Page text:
I received a lovely email from a friend in the United States of America. She wrote about approaching a "rather ferocious back-combed, blonde assistant" at Wal-Mart where she had gone to get a new watch battery fitted. My friend was determined to make the experience a pleasant one for both the assistant and herself. By maintaining her pleasant manner, smiling often and expressing her gratitude for a job well done, she succeeded in brightening up the day for both of them.
Now, I happened to know the shop assistant and understood why she had looked a bit formidable that morning. Her house had been burgled the previous evening. Given her state of mind, her concentration had wavered while she was driving to work, causing her to have an accident.
After meeting my friend, the shop assistant had felt a lot better about her situation, remembered that she was insured for both events and went home to enjoy a light-hearted evening with her friends and family who also benefited from her cheerful company.
I know what my friend wrote about was true. I have no idea if there is any truth to the second paragraph but there could be and that very possibility makes the whole watch-battery transaction still more worthwhile.
Why the "MAD" Wall-Mart experiment? It stands for "Making A Difference", which is precisely what my friend did.
You will all have a chance to do the same today, tomorrow and for the rest of your life.
There is a big difference between talking and communicating. You can certainly choose not to talk, but that's also a form of communication.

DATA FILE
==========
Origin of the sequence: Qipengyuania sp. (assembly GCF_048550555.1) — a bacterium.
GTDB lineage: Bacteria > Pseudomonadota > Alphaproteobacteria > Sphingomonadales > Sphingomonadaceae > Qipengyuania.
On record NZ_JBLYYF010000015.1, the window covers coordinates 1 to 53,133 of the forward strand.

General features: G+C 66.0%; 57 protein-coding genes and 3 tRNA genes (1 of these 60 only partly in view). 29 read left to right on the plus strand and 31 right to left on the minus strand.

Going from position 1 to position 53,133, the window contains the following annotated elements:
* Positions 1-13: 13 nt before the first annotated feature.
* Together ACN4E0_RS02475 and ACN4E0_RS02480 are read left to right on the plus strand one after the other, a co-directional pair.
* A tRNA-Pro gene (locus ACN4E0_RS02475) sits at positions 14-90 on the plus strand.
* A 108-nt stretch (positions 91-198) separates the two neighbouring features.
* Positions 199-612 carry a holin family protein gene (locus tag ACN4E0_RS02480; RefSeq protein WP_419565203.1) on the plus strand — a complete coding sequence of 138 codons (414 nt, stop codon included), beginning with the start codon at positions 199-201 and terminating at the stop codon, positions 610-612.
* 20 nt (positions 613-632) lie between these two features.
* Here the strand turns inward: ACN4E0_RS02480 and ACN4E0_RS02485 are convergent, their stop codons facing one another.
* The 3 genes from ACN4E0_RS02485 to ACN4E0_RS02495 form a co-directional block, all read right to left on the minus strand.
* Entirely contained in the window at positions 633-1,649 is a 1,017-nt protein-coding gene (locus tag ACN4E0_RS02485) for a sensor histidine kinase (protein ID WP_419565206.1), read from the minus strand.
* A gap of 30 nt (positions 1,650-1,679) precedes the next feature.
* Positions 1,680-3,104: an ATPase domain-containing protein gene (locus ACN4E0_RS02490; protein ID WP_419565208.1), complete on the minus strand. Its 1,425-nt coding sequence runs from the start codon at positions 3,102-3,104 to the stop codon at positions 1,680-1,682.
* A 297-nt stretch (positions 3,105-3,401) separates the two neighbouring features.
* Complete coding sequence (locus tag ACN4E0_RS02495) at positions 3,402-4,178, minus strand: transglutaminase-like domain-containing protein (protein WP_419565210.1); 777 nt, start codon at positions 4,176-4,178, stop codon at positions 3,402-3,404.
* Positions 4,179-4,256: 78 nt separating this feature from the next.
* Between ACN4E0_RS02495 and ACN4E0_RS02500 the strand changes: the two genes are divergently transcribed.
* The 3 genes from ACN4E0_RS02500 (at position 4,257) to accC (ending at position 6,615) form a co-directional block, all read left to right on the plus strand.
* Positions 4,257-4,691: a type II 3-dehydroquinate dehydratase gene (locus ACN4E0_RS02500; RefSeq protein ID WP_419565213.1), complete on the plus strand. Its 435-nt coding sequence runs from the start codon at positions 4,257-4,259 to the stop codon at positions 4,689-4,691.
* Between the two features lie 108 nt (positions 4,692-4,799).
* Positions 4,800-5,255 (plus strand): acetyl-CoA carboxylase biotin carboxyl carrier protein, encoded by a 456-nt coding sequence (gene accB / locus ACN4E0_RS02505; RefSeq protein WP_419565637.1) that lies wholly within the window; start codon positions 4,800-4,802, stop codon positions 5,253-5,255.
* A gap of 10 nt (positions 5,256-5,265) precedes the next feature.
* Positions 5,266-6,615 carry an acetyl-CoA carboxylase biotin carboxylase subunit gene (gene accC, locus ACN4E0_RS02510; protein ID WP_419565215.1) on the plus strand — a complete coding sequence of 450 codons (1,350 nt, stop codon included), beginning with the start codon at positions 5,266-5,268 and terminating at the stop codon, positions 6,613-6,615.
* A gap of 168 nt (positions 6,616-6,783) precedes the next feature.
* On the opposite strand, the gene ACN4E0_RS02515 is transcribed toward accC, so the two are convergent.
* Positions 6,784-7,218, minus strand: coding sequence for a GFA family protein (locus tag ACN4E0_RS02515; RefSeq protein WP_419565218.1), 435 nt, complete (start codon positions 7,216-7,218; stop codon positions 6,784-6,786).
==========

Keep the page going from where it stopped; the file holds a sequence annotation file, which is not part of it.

You can smile, frown, opt out, opt in, be neutral, betray prejudice, not return a call, avert your face¯they are all communications of one kind or another. Not communicating isn't an option..
Since you are going to communicate anyway, whether you want to or not, why not take charge of the process and assume responsibility for all your communications?
Express yourself today, verbally or non-verbally, to the best effect and do so in the best interests of everyone concerned, particularly, yourself.
No matter how thin you slice it, there are always two sides.
It's a sound test of the depth of your understanding to try and explain the position of someone with whom you disagree and ask him to confirm whether you are, indeed, right about how he feels.
Try out the experiment today and ask the other person to coach you until you get it right.
Understanding is not the same as agreement. But it is a big step towards resolving differences.
"Everything in life should be as simple as possible ...but not more simple." ¯ Albert Einstein
There is a certain elegance in true simplicity, be it a solution to a problem or the design of a building.
When things are simpler than they should be, there is often a sense of something missing.
How simple can you make today without omitting something vital?